Accordingly they require discipline to use:
- we should always be defined as a specific group of people, e.g. we, sysops - be aware that no one person typically can speak reliably for a whole group without such a role qualifier, i.e. we, trolls don't recognize the right of sysops to speak for us
- we will do only what "we" committed to do - avoid this language without consensus on goals and ethics; Most policy statements are of the form "will" and "will not"
- we must do only what is required to ensure that these goals are achieved, nothing more, nothing less - no must statement should be permitted without a will
 implications of failure to comprehend/communicate/apply
Like any core living ontology pattern serious problems occur in many walks of life due to failure to recognize this pattern.
Joint commitments and language implying them, whether in business, marriage or otherwise, has legal and ethical weight. Someone permitting a statement made in their presence or without their explicit post-facto objection that includes words like we, will or must has agreed in advance to be coerced after the fact to live up to it.
Obviously such awareness is better achieved early.
Patterns of abuse of we/will/must include:
- bullying when poorly understood agreements or commitments become interpreted to the favour of one party
- detrimental reliance when promises, made too easily or without serious assessment of consequences, relied upon by third parties, lead to breach of agreements with those third parties.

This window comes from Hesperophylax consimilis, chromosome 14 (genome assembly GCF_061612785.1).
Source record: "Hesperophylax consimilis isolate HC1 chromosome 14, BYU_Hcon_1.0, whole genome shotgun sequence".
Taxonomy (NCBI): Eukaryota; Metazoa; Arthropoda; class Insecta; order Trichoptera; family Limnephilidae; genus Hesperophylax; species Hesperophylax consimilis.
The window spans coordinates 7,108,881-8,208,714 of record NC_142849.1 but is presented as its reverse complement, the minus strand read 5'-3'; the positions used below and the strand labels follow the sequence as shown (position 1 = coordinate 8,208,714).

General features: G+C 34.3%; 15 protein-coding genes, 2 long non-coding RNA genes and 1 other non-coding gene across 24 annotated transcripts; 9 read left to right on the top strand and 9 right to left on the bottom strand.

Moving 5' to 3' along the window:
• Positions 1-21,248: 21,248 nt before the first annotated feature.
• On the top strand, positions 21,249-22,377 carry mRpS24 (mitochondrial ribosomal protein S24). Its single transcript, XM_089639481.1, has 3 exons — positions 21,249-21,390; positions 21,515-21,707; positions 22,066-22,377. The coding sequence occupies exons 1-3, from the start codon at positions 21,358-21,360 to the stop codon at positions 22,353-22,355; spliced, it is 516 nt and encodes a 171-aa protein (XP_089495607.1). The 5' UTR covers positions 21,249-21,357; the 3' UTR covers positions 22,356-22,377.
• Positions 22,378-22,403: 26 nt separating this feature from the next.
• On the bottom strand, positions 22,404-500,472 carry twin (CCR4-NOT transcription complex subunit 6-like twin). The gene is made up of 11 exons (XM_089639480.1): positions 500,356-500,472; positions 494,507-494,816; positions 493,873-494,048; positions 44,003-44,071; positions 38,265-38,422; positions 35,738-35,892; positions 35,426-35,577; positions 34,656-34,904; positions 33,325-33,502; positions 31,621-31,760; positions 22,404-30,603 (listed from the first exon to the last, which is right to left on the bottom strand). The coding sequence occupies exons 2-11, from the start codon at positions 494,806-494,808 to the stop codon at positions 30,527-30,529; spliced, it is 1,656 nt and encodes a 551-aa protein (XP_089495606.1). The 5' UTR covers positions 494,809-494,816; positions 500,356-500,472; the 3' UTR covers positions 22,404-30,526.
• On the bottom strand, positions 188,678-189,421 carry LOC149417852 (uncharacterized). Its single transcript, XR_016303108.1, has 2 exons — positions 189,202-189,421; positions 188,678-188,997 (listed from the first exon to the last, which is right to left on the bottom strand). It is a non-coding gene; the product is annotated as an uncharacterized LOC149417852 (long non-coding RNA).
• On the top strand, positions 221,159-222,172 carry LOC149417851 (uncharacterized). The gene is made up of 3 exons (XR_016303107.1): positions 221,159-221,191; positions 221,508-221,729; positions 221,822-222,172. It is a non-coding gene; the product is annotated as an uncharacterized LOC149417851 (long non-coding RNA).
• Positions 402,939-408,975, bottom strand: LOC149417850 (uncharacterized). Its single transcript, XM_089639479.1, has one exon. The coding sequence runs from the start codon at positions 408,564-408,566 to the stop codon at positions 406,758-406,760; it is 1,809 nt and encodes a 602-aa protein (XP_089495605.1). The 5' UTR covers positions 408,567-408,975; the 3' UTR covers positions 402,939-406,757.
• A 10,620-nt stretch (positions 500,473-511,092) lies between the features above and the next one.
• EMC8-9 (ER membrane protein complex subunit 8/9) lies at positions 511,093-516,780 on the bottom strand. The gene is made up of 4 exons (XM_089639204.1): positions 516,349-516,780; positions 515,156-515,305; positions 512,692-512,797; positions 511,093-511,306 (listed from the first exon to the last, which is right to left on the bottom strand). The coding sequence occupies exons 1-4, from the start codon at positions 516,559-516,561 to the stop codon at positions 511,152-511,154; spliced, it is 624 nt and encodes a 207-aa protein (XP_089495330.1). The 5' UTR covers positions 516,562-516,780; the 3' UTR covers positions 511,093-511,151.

Treating any statements including the words we/will/must as implying a strict hierarchy of commitments is advised as a project best practice. Those who do not recognize "musts" at roughly the same time and see the potential for the emergence of a we from following through on will, should be filtered out and rendered powerless to stop cooperation. See learn living ontology.
To do that filtering, and because the verbs are necessarily imperatives, this pattern can also be inverted - see imperative inverts filter - to must/will/we to test the suitability of persons to engage in a shared sense of urgency. It filters time-sense, to avoid commitments not followed through. Craig Hubley has suggested that team sports act as a common filter for the U.S. financial securities industry which deals in rapid financial capital transactions, and whose employees must share common time urgency and a sort of upgraded herd mentality, if only to anticipate the markets.